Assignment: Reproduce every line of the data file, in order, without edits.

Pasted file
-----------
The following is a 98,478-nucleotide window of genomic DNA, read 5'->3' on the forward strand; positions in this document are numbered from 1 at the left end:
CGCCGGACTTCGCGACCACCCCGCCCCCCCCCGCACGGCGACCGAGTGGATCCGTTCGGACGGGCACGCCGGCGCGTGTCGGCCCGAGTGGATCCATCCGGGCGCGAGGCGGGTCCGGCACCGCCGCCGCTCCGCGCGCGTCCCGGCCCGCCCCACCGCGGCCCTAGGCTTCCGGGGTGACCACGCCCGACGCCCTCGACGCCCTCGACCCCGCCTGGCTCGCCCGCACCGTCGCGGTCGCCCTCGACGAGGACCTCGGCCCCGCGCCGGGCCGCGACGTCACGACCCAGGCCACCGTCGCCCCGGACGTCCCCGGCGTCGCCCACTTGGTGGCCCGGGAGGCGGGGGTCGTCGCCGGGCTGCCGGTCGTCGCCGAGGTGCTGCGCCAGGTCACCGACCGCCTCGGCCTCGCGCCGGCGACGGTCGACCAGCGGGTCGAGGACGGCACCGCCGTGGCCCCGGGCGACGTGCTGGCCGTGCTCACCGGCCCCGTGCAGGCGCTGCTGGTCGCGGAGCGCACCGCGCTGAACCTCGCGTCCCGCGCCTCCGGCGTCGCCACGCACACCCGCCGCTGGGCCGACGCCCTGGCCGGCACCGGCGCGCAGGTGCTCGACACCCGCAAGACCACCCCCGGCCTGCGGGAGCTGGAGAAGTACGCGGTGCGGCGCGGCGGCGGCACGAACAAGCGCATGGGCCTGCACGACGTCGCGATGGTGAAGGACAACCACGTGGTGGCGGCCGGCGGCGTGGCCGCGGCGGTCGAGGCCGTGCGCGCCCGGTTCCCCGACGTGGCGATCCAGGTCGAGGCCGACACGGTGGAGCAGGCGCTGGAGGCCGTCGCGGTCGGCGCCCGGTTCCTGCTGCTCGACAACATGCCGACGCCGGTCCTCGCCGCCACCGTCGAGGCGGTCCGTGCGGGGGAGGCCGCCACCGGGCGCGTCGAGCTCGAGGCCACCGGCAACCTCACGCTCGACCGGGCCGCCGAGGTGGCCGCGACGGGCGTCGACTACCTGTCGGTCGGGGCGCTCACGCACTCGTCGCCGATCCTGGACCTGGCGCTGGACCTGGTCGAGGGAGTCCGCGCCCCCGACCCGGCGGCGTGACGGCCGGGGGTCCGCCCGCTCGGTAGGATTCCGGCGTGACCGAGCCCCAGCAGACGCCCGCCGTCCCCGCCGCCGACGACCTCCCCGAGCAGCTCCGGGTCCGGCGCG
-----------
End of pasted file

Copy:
The following is a 98,478-nucleotide window of genomic DNA, read 5'->3' on the forward strand; positions in this document are numbered from 1 at the left end:
CGCCGGACTTCGCGACCACCCCGCCCCCCCCCGCACGGCGACCGAGTGGATCCGTTCGGACGGGCACGCCGGCGCGTGTCGGCCCGAGTGGATCCATCCGGGCGCGAGGCGGGTCCGGCACCGCCGCCGCTCCGCGCGCGTCCCGGCCCGCCCCACCGCGGCCCTAGGCTTCCGGGGTGACCACGCCCGACGCCCTCGACGCCCTCGACCCCGCCTGGCTCGCCCGCACCGTCGCGGTCGCCCTCGACGAGGACCTCGGCCCCGCGCCGGGCCGCGACGTCACGACCCAGGCCACCGTCGCCCCGGACGTCCCCGGCGTCGCCCACTTGGTGGCCCGGGAGGCGGGGGTCGTCGCCGGGCTGCCGGTCGTCGCCGAGGTGCTGCGCCAGGTCACCGACCGCCTCGGCCTCGCGCCGGCGACGGTCGACCAGCGGGTCGAGGACGGCACCGCCGTGGCCCCGGGCGACGTGCTGGCCGTGCTCACCGGCCCCGTGCAGGCGCTGCTGGTCGCGGAGCGCACCGCGCTGAACCTCGCGTCCCGCGCCTCCGGCGTCGCCACGCACACCCGCCGCTGGGCCGACGCCCTGGCCGGCACCGGCGCGCAGGTGCTCGACACCCGCAAGACCACCCCCGGCCTGCGGGAGCTGGAGAAGTACGCGGTGCGGCGCGGCGGCGGCACGAACAAGCGCATGGGCCTGCACGACGTCGCGATGGTGAAGGACAACCACGTGGTGGCGGCCGGCGGCGTGGCCGCGGCGGTCGAGGCCGTGCGCGCCCGGTTCCCCGACGTGGCGATCCAGGTCGAGGCCGACACGGTGGAGCAGGCGCTGGAGGCCGTCGCGGTCGGCGCCCGGTTCCTGCTGCTCGACAACATGCCGACGCCGGTCCTCGCCGCCACCGTCGAGGCGGTCCGTGCGGGGGAGGCCGCCACCGGGCGCGTCGAGCTCGAGGCCACCGGCAACCTCACGCTCGACCGGGCCGCCGAGGTGGCCGCGACGGGCGTCGACTACCTGTCGGTCGGGGCGCTCACGCACTCGTCGCCGATCCTGGACCTGGCGCTGGACCTGGTCGAGGGAGTCCGCGCCCCCGACCCGGCGGCGTGACGGCCGGGGGTCCGCCCGCTCGGTAGGATTCCGGCGTGACCGAGCCCCAGCAGACGCCCGCCGTCCCCGCCGCCGACGACCTCCCCGAGCAGCTCCGGGTCCGGCGCG